This post is authored by Ralph G. Brindis, MD, MPH, MACC, Immediate Past President of the American College of Cardiology
In medicine there are cases in which most physicians could decide instantaneously which procedure would be best for the individual patient, and there are times when physicians are on the fence and turn to the clinical practice guidelines to help guide their decision. The ACC and AHA have been working together to create these clinical guidelines for over 25 years. The guidelines provide a foundation for summarizing evidence-based cardiovascular care, and where there is evidence lacking provide expert consensus opinion. However, variability still remains raising the question of over- or underuse.
The Appropriate Use Criteria (AUC) are decision support quality improvement tools that are intended to help clinicians select the right patients for the right diagnostic tests, and provide a practical standard upon which to assess and better understand variability. However, as with any system, there is room for improvement and in the case of the AUC, there are times when what’s best for an individual patient isn’t always deemed appropriate and what is deemed appropriate isn’t always best for the individual patient.
As the field of medicine rapidly changes, it remains a challenge to stay current with the new and evolving science. Over the years the ACC has seen a need for true “living documents” that respond rapidly to the changing evidence created from random clinical trials or even from the College’s National Cardiovascular Data Registry (NCDR). Fortunately under Alice Jacobs’, MD, FACC, Chair of the ACCF/AHA Task Force direction, clinical guidelines have become more timely through focused updates and are more congruent between related guidelines to minimize the risk of discordant recommendations between guidelines simply due to the timing of the updated cycle. The 2012 AUC coronary revascularization update reflects such changing science learned from the SYNTAX trial in addition to assessing other clinical scenarios not originally evaluated in the first 2009 AUC document.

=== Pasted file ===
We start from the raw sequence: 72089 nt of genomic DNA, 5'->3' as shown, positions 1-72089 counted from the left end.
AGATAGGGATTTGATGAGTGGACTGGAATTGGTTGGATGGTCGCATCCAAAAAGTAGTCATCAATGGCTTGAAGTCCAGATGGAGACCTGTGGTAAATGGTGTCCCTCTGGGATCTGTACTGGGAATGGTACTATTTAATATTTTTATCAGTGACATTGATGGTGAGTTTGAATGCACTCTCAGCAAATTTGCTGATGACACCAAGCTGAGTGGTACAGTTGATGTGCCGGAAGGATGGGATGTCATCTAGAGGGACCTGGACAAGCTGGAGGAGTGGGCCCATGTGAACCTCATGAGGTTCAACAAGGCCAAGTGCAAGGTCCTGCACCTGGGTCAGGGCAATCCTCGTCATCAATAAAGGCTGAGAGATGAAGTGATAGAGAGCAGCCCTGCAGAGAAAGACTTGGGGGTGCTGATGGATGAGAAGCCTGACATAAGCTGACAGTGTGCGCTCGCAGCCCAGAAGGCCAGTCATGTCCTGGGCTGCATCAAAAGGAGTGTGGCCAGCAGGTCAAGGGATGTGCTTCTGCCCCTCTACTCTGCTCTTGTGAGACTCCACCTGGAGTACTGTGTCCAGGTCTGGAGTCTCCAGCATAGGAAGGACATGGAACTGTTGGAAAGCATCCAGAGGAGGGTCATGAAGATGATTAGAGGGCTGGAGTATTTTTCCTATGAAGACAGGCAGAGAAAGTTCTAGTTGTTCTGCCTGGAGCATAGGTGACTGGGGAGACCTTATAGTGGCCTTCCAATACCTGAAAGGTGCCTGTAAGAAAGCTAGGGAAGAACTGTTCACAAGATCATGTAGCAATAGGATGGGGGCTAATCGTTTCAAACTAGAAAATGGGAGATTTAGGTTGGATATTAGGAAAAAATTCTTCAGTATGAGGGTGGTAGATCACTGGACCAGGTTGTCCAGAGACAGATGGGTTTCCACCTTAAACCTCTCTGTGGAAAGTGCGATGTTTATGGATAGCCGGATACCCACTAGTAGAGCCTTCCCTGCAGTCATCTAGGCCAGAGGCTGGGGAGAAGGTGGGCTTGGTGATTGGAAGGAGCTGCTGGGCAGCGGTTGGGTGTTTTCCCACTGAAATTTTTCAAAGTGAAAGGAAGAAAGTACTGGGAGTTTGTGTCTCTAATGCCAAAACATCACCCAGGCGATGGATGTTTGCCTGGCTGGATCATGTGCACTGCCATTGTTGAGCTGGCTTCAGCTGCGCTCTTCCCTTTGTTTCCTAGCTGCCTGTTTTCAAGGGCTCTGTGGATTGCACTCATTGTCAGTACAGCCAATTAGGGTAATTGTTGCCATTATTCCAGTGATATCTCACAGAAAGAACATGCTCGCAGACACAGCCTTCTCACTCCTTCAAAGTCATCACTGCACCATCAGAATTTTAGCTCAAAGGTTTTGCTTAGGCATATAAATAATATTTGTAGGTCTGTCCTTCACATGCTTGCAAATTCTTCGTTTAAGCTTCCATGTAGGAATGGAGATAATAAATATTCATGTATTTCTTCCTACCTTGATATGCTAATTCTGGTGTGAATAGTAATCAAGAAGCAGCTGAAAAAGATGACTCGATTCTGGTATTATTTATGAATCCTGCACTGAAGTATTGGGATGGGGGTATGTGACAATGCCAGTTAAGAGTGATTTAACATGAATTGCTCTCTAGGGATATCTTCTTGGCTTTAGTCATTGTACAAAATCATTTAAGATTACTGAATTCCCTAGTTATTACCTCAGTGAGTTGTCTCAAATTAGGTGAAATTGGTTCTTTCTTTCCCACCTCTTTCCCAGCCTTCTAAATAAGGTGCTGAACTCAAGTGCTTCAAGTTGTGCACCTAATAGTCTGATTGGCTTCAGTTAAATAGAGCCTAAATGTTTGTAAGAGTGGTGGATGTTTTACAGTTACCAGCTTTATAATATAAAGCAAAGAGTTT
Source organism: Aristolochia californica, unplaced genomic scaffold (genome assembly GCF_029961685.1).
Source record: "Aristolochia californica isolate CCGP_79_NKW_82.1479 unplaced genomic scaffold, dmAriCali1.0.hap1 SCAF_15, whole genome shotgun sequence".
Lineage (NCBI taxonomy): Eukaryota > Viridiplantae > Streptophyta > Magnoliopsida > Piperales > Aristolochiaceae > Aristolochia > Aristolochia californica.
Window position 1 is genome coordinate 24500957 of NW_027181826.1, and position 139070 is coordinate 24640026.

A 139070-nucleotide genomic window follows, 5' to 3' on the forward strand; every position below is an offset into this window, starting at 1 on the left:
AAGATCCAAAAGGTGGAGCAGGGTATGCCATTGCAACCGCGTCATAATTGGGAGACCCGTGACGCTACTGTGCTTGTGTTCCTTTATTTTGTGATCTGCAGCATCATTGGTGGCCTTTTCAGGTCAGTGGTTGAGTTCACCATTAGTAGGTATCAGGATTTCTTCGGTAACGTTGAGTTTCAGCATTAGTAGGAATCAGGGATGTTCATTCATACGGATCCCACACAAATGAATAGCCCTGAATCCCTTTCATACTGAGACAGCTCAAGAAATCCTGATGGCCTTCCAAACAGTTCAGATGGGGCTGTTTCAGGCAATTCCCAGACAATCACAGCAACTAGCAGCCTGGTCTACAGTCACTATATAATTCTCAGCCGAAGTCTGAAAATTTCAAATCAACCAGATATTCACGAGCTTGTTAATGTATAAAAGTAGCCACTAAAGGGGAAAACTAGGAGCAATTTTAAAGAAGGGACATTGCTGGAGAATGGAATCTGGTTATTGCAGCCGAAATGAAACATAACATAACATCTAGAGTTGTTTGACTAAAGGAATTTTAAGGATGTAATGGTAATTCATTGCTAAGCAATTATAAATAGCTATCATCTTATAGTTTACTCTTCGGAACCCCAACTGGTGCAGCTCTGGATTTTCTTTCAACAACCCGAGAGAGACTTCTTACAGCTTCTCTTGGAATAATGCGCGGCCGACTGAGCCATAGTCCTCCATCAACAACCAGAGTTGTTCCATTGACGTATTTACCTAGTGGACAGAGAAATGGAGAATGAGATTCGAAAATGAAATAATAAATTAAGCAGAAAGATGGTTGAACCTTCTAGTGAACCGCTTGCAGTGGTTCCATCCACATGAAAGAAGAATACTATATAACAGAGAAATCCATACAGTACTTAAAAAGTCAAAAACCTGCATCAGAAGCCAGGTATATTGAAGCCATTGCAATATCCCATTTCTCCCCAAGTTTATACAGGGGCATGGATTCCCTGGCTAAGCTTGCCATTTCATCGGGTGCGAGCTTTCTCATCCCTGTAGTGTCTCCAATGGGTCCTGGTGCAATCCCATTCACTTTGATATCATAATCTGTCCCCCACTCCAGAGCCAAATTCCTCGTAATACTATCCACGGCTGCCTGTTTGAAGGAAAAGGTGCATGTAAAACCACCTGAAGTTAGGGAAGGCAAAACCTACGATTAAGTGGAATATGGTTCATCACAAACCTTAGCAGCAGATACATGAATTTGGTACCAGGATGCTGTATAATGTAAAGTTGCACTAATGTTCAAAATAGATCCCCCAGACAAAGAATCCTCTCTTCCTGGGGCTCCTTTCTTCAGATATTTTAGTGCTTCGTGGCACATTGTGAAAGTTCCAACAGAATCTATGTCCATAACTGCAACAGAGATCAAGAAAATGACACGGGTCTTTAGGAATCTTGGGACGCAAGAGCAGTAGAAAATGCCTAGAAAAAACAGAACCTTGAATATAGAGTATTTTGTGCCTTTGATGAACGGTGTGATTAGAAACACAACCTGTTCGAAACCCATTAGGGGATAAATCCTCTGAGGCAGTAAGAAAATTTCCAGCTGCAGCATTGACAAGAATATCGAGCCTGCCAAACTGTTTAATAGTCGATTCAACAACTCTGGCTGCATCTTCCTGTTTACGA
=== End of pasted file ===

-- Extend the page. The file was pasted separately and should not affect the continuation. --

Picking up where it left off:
Many concerns and questions still remain about AUC – relationships with clinical outcomes in their application, negative unintended consequences, and so forth. Several interesting editorials have recently been published including, “The Privilege of Self-Regulation – the Role of Appropriate Use Criteria” and “Percutaneous Coronary Intervention Use in the United States: Defining Measures of Appropriateness.” These papers offer food for thought as we move forward implementing new science and technologies.
Important ongoing studies are also now assessing the application of AUC with looking at midterm CV clinical outcomes while closely assessing for the potential for negative unintended consequences. Professional societies such as the ACC need not only to educate our members as to the value of AUC implementation in their practice but perhaps even more importantly need to aggressively educate our patients, the media, and payers and purchasers as to the proper use and caution for misuse of AUC assessments.
The AUC task force is continuously faced with new challenges, but the cardiovascular community is privileged to be able to measure ourselves against one another as we strive for the best outcomes for our patients.
I invite you to share your thoughts about AUC and the way they are evolving with new science in the comments section below.